In her book Curry: A Tale of Cooks and Conquerors, Lizzie Collingham takes an excellent look at the history of Indian food. She dedicates an entire chapter to the chicken tikka masala. She writes, according to food critics the chicken tikka masala

“was not a shining example of British multiculturalism but a demonstration of the British facility for reducing all foreign foods to their most unappetizing and inedible forms. Rather than the inspired invention of an enterprising Indian chef, this offensive dish was dismissed as the result of an ignorant customer’s complaint that his chicken tikka was too dry. “

There is another theory for the origins for the chicken tikka masala. Some say that the chicken tikka masala originated in British India, when local dishes were bastardized to adapt to the British palate. The Punjabi dish of butter chicken is believed to have been the first prototype for the chicken tikka masala.

What would you call the chicken tikka masala – fusion food or a “mongrel dish”?

For those who belittle the chicken tikka masala for being inauthentic and untraditional to India will want to read Lizzie Collingham’s Curry: A Tale of Cooks and Conquerors. Collingham researches the true origins of several traditional Indian dishes like biryani, korma and dhanasak and finds surprising answers in the Middle East and Persia.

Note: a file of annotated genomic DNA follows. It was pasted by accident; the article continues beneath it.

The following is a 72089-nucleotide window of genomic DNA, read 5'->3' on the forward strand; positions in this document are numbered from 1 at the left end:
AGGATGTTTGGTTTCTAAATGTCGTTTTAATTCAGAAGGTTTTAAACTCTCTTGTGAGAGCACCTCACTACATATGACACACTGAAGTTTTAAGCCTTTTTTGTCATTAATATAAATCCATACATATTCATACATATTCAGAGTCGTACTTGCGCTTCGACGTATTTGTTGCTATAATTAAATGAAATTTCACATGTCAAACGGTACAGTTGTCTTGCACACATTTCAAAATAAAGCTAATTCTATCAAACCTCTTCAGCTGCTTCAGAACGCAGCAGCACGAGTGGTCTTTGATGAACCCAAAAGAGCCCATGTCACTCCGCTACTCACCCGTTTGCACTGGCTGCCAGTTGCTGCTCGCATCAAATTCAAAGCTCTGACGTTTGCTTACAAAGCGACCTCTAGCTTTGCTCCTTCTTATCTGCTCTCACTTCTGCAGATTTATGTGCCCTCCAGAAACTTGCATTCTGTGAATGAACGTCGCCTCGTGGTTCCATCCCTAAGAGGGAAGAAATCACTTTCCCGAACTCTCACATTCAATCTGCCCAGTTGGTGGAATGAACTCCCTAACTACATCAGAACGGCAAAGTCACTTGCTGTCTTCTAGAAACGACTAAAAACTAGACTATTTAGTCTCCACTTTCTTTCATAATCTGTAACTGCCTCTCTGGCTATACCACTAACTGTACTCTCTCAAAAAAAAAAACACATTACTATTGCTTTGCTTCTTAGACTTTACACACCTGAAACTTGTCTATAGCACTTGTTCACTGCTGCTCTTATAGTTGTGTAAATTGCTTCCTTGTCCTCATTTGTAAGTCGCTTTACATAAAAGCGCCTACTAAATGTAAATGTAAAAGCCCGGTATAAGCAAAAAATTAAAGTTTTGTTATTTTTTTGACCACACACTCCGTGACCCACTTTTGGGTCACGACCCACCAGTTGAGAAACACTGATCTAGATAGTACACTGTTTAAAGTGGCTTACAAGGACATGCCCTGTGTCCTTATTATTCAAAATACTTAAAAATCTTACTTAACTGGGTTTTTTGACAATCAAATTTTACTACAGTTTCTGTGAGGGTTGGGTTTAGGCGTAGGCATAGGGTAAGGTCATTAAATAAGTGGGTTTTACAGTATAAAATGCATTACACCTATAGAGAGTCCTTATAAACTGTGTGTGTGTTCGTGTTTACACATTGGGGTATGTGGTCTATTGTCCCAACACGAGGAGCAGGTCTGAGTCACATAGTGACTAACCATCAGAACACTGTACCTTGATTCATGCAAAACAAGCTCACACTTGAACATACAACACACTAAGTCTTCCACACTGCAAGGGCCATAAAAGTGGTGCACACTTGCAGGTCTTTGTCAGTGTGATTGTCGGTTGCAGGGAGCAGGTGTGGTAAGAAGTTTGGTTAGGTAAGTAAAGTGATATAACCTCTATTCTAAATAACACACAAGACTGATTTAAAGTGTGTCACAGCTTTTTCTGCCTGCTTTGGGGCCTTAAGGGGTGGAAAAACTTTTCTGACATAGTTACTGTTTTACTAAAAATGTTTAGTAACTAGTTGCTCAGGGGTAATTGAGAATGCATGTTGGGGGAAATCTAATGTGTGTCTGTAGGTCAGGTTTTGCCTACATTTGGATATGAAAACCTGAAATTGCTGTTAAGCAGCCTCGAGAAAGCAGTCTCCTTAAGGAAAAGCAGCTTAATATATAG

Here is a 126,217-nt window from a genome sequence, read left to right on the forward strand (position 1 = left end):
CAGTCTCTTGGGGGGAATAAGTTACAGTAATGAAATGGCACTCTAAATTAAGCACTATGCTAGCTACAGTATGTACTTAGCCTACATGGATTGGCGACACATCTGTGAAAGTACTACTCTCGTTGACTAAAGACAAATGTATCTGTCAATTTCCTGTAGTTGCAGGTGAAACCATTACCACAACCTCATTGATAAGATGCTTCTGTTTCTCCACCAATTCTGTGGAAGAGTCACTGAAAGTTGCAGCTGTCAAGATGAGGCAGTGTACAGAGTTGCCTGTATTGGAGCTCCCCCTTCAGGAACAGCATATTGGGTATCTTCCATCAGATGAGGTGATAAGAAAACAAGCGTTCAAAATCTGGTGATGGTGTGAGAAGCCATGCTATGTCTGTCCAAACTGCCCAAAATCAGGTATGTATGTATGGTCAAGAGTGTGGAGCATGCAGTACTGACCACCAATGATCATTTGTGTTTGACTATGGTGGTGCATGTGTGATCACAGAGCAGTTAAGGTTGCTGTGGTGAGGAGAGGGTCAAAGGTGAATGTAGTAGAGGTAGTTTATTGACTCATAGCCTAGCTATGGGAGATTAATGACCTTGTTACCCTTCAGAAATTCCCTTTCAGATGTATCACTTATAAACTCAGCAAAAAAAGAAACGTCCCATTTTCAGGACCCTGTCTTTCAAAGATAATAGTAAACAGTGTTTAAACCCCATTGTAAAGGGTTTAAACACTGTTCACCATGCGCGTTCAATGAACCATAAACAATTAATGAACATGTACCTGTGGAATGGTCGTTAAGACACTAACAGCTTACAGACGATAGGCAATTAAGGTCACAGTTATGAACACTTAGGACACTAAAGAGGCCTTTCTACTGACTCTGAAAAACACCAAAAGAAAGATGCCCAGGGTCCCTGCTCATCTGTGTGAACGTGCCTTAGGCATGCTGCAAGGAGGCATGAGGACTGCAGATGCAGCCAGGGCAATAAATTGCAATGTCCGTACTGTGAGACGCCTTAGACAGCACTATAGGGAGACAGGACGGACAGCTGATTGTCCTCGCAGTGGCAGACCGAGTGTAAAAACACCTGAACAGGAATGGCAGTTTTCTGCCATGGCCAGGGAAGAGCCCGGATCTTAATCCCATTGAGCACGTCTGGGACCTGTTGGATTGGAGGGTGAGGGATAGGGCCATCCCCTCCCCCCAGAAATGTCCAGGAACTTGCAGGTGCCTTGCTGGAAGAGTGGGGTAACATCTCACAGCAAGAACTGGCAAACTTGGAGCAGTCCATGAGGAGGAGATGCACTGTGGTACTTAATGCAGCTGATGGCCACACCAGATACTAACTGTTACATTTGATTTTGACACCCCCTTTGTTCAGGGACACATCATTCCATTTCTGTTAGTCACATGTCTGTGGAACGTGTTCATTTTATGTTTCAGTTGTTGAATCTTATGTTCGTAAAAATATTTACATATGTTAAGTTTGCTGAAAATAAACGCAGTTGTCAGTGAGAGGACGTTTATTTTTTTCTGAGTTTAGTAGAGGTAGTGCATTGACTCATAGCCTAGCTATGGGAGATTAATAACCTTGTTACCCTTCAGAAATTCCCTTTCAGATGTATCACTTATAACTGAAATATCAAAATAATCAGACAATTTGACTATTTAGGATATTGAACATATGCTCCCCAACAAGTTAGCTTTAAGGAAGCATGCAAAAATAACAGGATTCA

The chicken tikka masala might very well have been a dish adapted by the British upon their return from British India and today enjoys incomparable popularity. It might also have been the ingenious invention of an Indian chef to satisfy his guest. As an Indian however, I do have to say, I am delighted that it was the desire to experience a flavor of India that made this dish so popular.

The recipe I am sharing with you was not created by my grandmother, mother or my dad. In my family chicken tikka masala was only enjoyed in restaurants, I never remember it ever being made at home. While none of my family members prepared the chicken tikka masala at home they, just like several expatriate Indians living outside India, enjoyed the rich creamy flavor of the tomato based sauce and the combination of spices.

I’ll let you in on a secret: I really love the chicken tikka masala and unlike my grandmother and mother, do prepare it often at home. Over the years I have found my favorite spice blend and flavor combination for my own personal chicken tikka masala. Indian fusion food for everyone to indulge in!